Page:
Originally posted by John from PA:
Respectfully, you have a machine problem and not an instrument problem. As long as the instrumentation is installed and operating correctly, you have done your job.
Personally, I am of the opinion he has both
a machine problem and an instrumentation problem.
I second John.
The protection system (hardware, software, settings etc.) failed several times to protect the machine.
The machine or process has a serious problem that led to several failures, despite the condition of the protection system.
Solving one side of the problem may not prevent the future failures. It looks a very critical machine from the illustrations posted. More "trials" should not be attempted here.
In all cases, I strongly recommend lowering the set points for both axials and temperatures if the machine will be restarted at least to trip it before a damage will take place. I would do that even if I have a qualified staff to fix the machine; unless I enjoy destroying compressors.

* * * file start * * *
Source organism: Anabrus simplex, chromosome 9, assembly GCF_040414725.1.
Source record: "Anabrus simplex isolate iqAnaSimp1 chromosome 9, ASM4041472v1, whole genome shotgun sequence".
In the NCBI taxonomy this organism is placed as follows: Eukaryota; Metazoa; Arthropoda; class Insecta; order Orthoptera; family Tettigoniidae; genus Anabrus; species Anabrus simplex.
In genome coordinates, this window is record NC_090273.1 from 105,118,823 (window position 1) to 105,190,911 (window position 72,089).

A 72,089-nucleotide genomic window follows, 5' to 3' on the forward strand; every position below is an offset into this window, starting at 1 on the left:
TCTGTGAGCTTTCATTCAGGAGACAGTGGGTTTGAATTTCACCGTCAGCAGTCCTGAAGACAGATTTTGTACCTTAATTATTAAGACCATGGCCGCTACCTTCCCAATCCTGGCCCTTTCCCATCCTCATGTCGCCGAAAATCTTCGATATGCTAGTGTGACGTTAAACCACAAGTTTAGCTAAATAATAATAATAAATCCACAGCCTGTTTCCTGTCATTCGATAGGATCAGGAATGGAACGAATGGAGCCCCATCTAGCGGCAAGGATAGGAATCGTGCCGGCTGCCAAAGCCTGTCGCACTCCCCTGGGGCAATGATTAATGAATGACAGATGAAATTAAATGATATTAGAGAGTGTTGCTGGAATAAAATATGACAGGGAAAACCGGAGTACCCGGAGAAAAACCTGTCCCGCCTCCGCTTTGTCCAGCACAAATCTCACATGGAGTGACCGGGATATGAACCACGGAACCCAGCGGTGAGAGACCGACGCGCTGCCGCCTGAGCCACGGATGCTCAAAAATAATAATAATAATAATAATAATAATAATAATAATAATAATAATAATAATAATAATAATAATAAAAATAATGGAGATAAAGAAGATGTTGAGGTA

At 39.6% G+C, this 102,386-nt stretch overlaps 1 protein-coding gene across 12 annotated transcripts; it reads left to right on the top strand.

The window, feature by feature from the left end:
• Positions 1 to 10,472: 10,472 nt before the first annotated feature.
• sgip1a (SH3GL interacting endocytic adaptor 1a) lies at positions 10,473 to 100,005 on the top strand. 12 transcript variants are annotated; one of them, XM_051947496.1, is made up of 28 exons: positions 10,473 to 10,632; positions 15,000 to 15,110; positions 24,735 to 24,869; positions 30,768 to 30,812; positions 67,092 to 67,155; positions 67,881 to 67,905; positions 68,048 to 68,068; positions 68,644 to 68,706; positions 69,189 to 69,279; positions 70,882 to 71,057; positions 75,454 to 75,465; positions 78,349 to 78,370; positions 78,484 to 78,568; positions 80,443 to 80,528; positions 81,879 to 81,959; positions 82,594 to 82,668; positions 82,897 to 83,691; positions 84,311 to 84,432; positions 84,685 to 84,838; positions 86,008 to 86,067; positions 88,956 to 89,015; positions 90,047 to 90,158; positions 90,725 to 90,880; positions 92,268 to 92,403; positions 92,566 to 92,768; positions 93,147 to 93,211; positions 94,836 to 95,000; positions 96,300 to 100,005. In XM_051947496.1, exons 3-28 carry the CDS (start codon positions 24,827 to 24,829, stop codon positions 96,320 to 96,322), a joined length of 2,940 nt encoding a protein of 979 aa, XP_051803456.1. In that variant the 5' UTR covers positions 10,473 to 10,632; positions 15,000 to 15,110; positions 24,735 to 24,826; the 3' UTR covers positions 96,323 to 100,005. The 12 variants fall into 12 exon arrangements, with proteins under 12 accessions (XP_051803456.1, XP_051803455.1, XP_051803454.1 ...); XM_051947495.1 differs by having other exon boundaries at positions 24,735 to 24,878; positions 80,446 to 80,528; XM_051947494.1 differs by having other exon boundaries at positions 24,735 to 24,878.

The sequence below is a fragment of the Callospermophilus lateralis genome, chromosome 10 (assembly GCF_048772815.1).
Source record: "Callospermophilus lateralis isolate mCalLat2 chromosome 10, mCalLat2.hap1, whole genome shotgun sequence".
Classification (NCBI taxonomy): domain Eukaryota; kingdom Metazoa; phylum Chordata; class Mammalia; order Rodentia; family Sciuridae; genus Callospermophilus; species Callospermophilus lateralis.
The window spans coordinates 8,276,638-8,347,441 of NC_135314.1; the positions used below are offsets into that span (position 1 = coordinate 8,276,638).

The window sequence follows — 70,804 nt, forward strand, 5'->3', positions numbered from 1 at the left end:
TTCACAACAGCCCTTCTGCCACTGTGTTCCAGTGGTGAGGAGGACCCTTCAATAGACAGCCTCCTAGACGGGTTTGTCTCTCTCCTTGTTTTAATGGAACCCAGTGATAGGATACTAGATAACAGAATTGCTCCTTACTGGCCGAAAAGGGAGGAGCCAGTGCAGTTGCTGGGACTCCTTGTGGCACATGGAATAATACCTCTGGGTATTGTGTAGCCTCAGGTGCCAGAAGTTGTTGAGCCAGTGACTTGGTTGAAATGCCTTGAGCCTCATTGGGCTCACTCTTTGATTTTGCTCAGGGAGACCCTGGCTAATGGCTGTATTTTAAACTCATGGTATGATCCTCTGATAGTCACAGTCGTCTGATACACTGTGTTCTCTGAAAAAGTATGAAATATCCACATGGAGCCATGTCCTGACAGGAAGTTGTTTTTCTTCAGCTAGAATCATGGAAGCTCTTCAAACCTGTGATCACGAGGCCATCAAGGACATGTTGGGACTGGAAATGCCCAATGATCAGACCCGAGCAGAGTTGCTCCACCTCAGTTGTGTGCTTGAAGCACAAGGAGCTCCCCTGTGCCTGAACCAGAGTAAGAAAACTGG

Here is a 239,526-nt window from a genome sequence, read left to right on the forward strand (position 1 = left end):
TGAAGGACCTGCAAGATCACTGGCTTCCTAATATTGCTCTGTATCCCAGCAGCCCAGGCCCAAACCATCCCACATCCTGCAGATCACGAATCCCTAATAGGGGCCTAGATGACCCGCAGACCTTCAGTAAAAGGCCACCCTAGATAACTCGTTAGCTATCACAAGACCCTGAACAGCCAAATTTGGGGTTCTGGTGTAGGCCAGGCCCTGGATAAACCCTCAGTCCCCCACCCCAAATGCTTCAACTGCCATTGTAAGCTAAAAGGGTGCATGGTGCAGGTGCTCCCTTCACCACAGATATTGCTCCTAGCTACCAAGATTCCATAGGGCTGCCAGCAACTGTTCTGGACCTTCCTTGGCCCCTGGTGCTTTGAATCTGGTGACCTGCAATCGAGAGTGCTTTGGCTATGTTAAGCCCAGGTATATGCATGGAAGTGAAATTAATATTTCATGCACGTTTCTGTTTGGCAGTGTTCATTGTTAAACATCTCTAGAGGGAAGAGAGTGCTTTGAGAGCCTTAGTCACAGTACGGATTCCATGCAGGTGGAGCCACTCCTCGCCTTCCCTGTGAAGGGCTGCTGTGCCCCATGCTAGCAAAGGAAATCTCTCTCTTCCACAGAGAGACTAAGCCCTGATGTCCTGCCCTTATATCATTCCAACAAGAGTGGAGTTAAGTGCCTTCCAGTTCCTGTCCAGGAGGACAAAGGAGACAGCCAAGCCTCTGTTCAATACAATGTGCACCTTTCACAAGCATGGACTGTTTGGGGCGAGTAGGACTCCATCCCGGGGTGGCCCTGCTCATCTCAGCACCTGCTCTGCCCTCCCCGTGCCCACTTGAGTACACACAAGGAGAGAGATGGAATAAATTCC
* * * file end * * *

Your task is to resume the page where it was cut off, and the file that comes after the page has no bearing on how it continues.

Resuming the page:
An axial shutdown set point of 0.7 mm (~ 27 mils) is a bit high, anyway to me. The readings on the trends shows max +0.48 mm. Or maybe I'm not able to read the plots correctly.
Also, I see a clear deviation between the axial probes , reaching >30%. (points 1702 and 1703)
Also, the readings of active thrust temperatures are quite a way from each others, by about 40% in one of the plots. (points 1722 and 1723)
By the way, repairing and operating the machine by the same staff may not easily avoid the failure, if they will go through the same procedure they used. If you are a key player in the decisions there, consider a fresh look from an outsider who is qualified and unbiased to help. It is worth it.